There is another group, however, to whom this is directed.  That is, it is directed to those who have chosen to collaborate or to embrace imperial culture.  That such persons might be addressed is seen in the letters to the seven churches.  While some churches are experiencing suffering, others are described as complacent and accommodating to a culture that stands opposed to the teachings of Christ.  To these persons the word is different.  John wants them, according to Stevenson’s interpretation which I find compelling; to understand that this culture they’ve assimilated themselves too stands under divine judgment. 

The key image is that of the Slaughtered Lamb, which Stevenson interprets not as a sacrifice for sin, but as one who endures suffering with and for those who follow the Lamb.  In line with this interpretation, Stevenson writes that for John, the Slaughtered Lamb stands as a contrast to the imperial systems (not just Rome, but all imperial systems), that rule by way of violence.  In other words, Jesus, the Slaughtered Lamb, turns the tables on the system.  Yes, God will reign supreme, defeating evil, but not in the way we might expect, viewing things from an imperial perspective.

            In exploring this text, Stevenson helps us better understand apocalyptic language, including its dualism.  For the writer of Revelation, there is a battle going on, a spiritual battle, between two kingdoms, the Kingdom of this World and the Kingdom of God.  It is not a battle of equals, for the Kingdom of God will prevail, but the Kingdom of the World, over which Satan presides, is offering significant resistance.  Thus, a key message in this text, a word offered to those who suffer and those who collaborate, concerns allegiance.  To whom will you pledge your allegiance? 

It is a word to those who suffer promising that God will prove victorious over evil, but shall do so in the form of the Slaughtered Lamb (via the cross).  But there is another audience -- that is the folks who compromise with the world, the collaborators. They are informed that the imperial system in which they've placed their trust stands under judgment and will not survive.  Thus, it is a word concerning allegiance -- to the Kingdom of God or the Kingdom of the World.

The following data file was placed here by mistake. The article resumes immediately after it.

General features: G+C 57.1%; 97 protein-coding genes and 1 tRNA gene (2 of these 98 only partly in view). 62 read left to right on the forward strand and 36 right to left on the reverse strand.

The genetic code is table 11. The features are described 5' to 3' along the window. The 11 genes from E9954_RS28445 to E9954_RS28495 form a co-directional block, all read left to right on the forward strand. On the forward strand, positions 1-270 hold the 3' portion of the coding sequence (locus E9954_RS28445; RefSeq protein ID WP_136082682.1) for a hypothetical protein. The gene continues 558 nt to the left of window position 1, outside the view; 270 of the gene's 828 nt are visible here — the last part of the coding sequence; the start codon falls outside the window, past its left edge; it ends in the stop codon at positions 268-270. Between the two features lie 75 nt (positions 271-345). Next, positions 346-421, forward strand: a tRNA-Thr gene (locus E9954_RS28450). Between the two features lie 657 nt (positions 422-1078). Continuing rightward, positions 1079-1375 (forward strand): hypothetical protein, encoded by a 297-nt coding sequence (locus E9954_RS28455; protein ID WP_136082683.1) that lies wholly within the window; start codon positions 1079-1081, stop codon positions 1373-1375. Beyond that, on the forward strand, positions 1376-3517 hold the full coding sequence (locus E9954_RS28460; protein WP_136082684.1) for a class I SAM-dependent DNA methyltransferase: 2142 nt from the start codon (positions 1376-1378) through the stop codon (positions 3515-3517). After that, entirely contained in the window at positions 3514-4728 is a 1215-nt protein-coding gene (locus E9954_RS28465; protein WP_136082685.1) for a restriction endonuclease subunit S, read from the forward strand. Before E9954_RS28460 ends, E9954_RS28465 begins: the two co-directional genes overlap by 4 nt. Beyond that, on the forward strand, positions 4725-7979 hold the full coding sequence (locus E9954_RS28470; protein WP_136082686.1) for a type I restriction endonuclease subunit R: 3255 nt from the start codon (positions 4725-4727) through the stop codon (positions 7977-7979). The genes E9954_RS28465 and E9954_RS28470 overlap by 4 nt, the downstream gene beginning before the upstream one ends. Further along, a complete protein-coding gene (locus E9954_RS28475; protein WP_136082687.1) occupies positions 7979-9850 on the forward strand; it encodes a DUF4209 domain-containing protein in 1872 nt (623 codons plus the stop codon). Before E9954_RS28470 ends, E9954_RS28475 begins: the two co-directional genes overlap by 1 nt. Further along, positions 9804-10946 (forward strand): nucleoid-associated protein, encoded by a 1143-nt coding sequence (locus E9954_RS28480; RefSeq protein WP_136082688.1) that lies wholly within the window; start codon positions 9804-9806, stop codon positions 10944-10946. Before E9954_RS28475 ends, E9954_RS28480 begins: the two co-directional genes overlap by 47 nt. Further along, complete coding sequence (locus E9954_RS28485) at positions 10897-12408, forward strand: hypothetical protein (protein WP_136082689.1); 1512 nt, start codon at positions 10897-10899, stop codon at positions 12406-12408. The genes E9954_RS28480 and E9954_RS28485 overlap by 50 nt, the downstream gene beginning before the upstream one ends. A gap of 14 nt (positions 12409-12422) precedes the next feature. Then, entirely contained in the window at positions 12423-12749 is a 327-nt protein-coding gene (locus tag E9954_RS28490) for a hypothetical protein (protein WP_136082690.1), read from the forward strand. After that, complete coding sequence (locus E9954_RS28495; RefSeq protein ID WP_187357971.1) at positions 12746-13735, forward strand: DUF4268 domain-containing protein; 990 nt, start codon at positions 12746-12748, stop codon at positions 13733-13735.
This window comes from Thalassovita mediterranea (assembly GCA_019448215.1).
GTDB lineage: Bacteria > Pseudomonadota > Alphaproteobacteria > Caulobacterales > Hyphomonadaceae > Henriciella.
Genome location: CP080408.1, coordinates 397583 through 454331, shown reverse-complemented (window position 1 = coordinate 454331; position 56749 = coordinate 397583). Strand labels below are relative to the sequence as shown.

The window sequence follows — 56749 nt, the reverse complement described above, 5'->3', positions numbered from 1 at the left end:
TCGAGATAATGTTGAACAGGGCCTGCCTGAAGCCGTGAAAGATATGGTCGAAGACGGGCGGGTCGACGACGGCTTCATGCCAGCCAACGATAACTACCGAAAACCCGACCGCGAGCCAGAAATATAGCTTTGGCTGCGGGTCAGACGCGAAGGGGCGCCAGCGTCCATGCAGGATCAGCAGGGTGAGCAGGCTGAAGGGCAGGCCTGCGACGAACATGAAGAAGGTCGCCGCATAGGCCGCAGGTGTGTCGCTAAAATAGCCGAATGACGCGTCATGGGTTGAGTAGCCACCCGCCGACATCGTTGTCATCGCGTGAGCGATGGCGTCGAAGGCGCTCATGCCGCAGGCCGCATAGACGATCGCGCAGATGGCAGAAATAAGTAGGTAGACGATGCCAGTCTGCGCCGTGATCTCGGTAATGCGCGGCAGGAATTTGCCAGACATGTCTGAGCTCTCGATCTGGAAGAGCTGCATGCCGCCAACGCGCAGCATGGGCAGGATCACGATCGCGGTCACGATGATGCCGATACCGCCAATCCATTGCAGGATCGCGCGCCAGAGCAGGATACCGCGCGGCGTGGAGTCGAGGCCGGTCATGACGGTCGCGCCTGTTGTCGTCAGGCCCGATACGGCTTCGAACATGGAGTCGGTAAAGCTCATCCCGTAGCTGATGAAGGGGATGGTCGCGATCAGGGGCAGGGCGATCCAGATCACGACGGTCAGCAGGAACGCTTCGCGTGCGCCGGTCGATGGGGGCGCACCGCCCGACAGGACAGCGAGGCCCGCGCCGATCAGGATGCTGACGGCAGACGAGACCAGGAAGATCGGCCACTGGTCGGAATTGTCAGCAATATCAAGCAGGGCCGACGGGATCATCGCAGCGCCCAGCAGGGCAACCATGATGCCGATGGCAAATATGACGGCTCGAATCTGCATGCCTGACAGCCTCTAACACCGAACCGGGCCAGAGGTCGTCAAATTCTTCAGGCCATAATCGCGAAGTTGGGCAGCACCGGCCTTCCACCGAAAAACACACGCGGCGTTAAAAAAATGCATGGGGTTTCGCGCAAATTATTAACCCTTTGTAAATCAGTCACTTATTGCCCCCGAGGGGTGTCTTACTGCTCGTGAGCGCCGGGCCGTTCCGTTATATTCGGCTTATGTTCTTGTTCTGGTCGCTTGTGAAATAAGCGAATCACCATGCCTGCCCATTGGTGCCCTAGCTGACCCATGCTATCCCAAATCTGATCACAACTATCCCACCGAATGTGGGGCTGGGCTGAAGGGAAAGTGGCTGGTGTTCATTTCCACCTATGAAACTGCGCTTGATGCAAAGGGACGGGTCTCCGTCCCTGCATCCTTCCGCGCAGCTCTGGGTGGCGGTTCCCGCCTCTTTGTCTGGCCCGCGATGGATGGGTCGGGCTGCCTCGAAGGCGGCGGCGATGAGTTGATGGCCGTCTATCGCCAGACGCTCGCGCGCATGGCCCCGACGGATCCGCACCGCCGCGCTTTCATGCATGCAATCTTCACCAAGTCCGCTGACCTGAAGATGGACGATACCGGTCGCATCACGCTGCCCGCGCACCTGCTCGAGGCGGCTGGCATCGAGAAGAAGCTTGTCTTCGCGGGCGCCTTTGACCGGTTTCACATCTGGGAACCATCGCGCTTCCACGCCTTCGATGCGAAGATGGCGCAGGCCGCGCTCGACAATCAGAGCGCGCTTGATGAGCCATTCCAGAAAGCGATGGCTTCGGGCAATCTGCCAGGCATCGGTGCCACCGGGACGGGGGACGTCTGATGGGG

While Revelation is clearly a dangerous book, we needn’t shy away from engaging with it.  What we need, however, are adept interpreters.  We’re fortunate to have a number of them in our day, and one of these interpreters is Greg Stevenson.   With his skillful guidance, we can hear a word from God.  And in our American situation, where real suffering for one’s faith is rare, the word we might take away from this reading is a challenge to our complacency.   Living as we do in a Christian majority country, it is easy to equate culture with religion.  We can become comfortable with our situation, thinking that the aims of our culture are those of God.  In reading Revelation, we might find that the system in which we’ve placed our allegiance stands under divine judgment. 

It is because this is a word in season that we should read this book.